The database was created in 1928. The record may be checked to determine your bankruptcy status and gauge your creditworthiness when you apply for a loan, mortgage, or any other type of debt.

What information is available on bankruptcy public records?

The information that is available publicly on bankruptcy records includes your name, date of birth, residential address, occupation, current status, and type of proceeding. Your bankruptcy file also shows the administration number and date on which your bankruptcy started. The record also mentions the name and contact details of the proceeding’s trustee. The current status of the proceedings discloses whether the individual has an active bankruptcy or if the individual has been discharged from bankruptcy. Also, your record would stay on the bankruptcy register permanently even after you are discharged from bankruptcy proceedings.

The pros and cons of bankruptcy

If you find yourself in a position where you feel you are unable to pay your debts and cannot come to a satisfactory arrangement with your creditors, bankruptcy could be your best option. However, bankruptcy understandably has a bad reputation and can seem like a terrifying prospect. It certainly has its disadvantages and should never be considered as a first option if you can otherwise pay off your debts. But it can offer you a chance to start over.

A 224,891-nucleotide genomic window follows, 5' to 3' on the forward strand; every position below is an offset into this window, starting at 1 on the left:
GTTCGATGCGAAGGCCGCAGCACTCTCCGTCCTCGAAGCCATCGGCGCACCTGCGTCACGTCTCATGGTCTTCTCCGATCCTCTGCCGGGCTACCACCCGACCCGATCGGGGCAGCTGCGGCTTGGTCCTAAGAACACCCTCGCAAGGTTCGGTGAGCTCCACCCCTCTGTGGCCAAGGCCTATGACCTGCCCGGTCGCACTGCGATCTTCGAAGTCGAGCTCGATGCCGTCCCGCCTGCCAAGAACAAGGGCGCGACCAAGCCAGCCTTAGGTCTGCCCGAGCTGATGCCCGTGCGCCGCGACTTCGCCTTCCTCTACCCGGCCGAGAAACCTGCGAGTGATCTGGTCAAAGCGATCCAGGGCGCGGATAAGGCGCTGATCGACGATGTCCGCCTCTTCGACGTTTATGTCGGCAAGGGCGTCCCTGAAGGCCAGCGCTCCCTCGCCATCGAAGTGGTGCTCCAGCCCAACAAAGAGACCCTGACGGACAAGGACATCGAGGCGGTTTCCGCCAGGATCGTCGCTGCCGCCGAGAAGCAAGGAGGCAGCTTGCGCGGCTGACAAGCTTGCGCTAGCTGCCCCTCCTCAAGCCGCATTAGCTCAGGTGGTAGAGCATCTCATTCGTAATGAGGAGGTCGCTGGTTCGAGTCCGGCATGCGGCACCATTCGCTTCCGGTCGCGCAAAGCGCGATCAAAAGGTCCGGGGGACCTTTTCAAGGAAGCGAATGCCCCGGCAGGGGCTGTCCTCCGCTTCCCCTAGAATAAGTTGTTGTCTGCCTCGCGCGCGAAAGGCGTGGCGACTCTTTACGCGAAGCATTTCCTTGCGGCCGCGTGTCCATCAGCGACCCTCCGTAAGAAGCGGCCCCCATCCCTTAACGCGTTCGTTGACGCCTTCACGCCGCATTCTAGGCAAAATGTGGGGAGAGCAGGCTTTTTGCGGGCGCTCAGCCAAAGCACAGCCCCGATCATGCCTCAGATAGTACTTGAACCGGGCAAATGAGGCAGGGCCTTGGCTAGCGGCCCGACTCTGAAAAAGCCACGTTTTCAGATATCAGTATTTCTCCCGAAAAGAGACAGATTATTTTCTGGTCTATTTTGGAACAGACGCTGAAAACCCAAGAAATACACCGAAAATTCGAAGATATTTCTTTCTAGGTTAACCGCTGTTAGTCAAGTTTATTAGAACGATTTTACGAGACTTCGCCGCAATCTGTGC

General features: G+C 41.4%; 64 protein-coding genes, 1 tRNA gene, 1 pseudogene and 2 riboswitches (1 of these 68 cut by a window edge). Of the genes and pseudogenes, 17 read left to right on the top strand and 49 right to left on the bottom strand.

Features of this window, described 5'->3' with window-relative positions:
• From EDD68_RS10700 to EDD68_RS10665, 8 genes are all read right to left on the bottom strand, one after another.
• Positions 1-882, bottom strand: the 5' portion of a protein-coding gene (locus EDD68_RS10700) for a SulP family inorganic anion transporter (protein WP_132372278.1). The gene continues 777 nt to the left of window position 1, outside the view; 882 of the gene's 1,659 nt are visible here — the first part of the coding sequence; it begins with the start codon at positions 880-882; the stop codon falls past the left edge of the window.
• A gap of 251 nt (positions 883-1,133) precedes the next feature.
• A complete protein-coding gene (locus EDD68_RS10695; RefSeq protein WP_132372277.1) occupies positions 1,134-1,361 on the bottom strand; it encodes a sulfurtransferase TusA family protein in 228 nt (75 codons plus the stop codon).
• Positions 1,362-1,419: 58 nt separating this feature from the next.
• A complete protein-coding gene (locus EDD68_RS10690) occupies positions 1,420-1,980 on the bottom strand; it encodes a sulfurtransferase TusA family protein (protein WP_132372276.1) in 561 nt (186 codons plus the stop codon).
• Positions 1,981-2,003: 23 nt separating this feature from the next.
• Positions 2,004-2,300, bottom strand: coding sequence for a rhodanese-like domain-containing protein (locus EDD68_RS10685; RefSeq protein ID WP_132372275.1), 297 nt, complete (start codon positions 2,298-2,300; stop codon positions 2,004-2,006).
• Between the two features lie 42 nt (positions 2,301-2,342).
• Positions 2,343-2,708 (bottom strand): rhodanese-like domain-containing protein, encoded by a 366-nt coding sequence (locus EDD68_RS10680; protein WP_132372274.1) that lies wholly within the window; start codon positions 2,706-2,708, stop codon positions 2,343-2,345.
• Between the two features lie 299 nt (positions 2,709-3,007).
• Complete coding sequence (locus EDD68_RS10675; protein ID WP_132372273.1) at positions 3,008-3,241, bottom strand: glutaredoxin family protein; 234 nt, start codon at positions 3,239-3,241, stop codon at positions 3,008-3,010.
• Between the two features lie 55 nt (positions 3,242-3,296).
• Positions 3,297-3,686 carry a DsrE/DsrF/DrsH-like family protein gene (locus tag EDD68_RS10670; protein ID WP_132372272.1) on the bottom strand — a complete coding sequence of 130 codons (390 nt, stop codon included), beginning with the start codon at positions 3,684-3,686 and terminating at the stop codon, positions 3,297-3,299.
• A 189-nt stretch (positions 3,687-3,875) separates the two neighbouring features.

If you’re struggling with your debts and considering bankruptcy; it’s worth balancing the pros and cons to help decide if it’s the best option for you.

Check out my previous blog for more information on the pros and cons of declaring bankruptcy.

Pros and cons of bankrupt


Bankruptcy filings are public records, which can be a major pain point for you if you want to file for bankruptcy. Filing for bankruptcy is easy but insolvent borrowers often adopt this option as a last resort. Not only is your record made public, but the bankruptcy also stays on the register permanently, which can significantly reduce your chances of getting new loans even once you’re in a better financial situation. Bankruptcy lasts for three years and is shown on your credit report for two more years after the end of your bankruptcy period of three years. So, in total, your credit report will report your bankruptcy for at least five years. However, bankruptcy can relieve you of some of your debts and give you a chance to stabilise your financial position.

B M Peachey

B M Peachey, has over 15 years of experience investing in property and the stock market, in both New Zealand and Australia. She has a post-graduate degree, with qualifications in Finance and Mortgage Broking and in Accounting and Bookkeeping. She is passionate about ensuring people have access to credible, reliable, and easy to understand information to help them get in control of the life they REALLY want to live.

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    Disclaimer: The information in this article is general in nature as it has been prepared without taking account of your specific objectives, financial situation or needs. Therefore, you should consider whether the information is appropriate to your circumstance before acting on it, and where appropriate, seek professional advice from a finance professional such as an adviser.